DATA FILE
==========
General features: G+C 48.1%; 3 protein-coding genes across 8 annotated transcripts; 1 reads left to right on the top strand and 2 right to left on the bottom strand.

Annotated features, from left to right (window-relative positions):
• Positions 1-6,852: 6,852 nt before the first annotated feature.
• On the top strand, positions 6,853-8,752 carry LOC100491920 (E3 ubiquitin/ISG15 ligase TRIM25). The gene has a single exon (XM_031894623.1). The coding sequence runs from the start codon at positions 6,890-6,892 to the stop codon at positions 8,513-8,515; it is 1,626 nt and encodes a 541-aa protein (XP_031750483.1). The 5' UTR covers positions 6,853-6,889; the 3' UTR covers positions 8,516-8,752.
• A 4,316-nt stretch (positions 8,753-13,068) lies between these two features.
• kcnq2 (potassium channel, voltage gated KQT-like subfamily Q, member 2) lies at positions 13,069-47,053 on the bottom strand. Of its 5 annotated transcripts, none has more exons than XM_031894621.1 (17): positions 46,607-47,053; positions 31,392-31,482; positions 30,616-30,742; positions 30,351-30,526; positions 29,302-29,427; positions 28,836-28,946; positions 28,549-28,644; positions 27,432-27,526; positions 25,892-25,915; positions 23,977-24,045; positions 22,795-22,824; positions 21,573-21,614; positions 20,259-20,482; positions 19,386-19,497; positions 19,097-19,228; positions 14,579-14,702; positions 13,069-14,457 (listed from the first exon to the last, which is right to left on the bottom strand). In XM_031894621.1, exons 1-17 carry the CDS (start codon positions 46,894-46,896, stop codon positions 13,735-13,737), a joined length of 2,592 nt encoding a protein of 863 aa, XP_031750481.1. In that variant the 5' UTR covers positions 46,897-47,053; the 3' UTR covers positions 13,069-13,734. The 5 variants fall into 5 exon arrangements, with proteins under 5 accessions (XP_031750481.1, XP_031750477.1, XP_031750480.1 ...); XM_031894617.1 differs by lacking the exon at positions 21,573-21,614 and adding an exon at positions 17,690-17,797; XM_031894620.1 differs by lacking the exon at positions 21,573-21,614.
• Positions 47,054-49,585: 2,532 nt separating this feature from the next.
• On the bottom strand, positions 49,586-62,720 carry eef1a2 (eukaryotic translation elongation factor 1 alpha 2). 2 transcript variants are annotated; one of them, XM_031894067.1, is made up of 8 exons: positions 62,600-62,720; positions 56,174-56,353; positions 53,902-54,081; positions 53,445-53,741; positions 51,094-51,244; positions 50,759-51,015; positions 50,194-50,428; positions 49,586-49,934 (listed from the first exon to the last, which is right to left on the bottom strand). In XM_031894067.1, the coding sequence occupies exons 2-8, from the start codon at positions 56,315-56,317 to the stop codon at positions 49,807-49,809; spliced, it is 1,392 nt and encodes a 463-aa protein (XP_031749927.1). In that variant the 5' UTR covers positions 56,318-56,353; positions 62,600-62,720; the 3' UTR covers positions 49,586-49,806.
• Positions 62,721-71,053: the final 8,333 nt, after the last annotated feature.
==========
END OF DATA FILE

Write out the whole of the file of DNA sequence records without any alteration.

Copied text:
General features: G+C 48.1%; 3 protein-coding genes across 8 annotated transcripts; 1 reads left to right on the top strand and 2 right to left on the bottom strand.

Annotated features, from left to right (window-relative positions):
• Positions 1-6,852: 6,852 nt before the first annotated feature.
• On the top strand, positions 6,853-8,752 carry LOC100491920 (E3 ubiquitin/ISG15 ligase TRIM25). The gene has a single exon (XM_031894623.1). The coding sequence runs from the start codon at positions 6,890-6,892 to the stop codon at positions 8,513-8,515; it is 1,626 nt and encodes a 541-aa protein (XP_031750483.1). The 5' UTR covers positions 6,853-6,889; the 3' UTR covers positions 8,516-8,752.
• A 4,316-nt stretch (positions 8,753-13,068) lies between these two features.
• kcnq2 (potassium channel, voltage gated KQT-like subfamily Q, member 2) lies at positions 13,069-47,053 on the bottom strand. Of its 5 annotated transcripts, none has more exons than XM_031894621.1 (17): positions 46,607-47,053; positions 31,392-31,482; positions 30,616-30,742; positions 30,351-30,526; positions 29,302-29,427; positions 28,836-28,946; positions 28,549-28,644; positions 27,432-27,526; positions 25,892-25,915; positions 23,977-24,045; positions 22,795-22,824; positions 21,573-21,614; positions 20,259-20,482; positions 19,386-19,497; positions 19,097-19,228; positions 14,579-14,702; positions 13,069-14,457 (listed from the first exon to the last, which is right to left on the bottom strand). In XM_031894621.1, exons 1-17 carry the CDS (start codon positions 46,894-46,896, stop codon positions 13,735-13,737), a joined length of 2,592 nt encoding a protein of 863 aa, XP_031750481.1. In that variant the 5' UTR covers positions 46,897-47,053; the 3' UTR covers positions 13,069-13,734. The 5 variants fall into 5 exon arrangements, with proteins under 5 accessions (XP_031750481.1, XP_031750477.1, XP_031750480.1 ...); XM_031894617.1 differs by lacking the exon at positions 21,573-21,614 and adding an exon at positions 17,690-17,797; XM_031894620.1 differs by lacking the exon at positions 21,573-21,614.
• Positions 47,054-49,585: 2,532 nt separating this feature from the next.
• On the bottom strand, positions 49,586-62,720 carry eef1a2 (eukaryotic translation elongation factor 1 alpha 2). 2 transcript variants are annotated; one of them, XM_031894067.1, is made up of 8 exons: positions 62,600-62,720; positions 56,174-56,353; positions 53,902-54,081; positions 53,445-53,741; positions 51,094-51,244; positions 50,759-51,015; positions 50,194-50,428; positions 49,586-49,934 (listed from the first exon to the last, which is right to left on the bottom strand). In XM_031894067.1, the coding sequence occupies exons 2-8, from the start codon at positions 56,315-56,317 to the stop codon at positions 49,807-49,809; spliced, it is 1,392 nt and encodes a 463-aa protein (XP_031749927.1). In that variant the 5' UTR covers positions 56,318-56,353; positions 62,600-62,720; the 3' UTR covers positions 49,586-49,806.
• Positions 62,721-71,053: the final 8,333 nt, after the last annotated feature.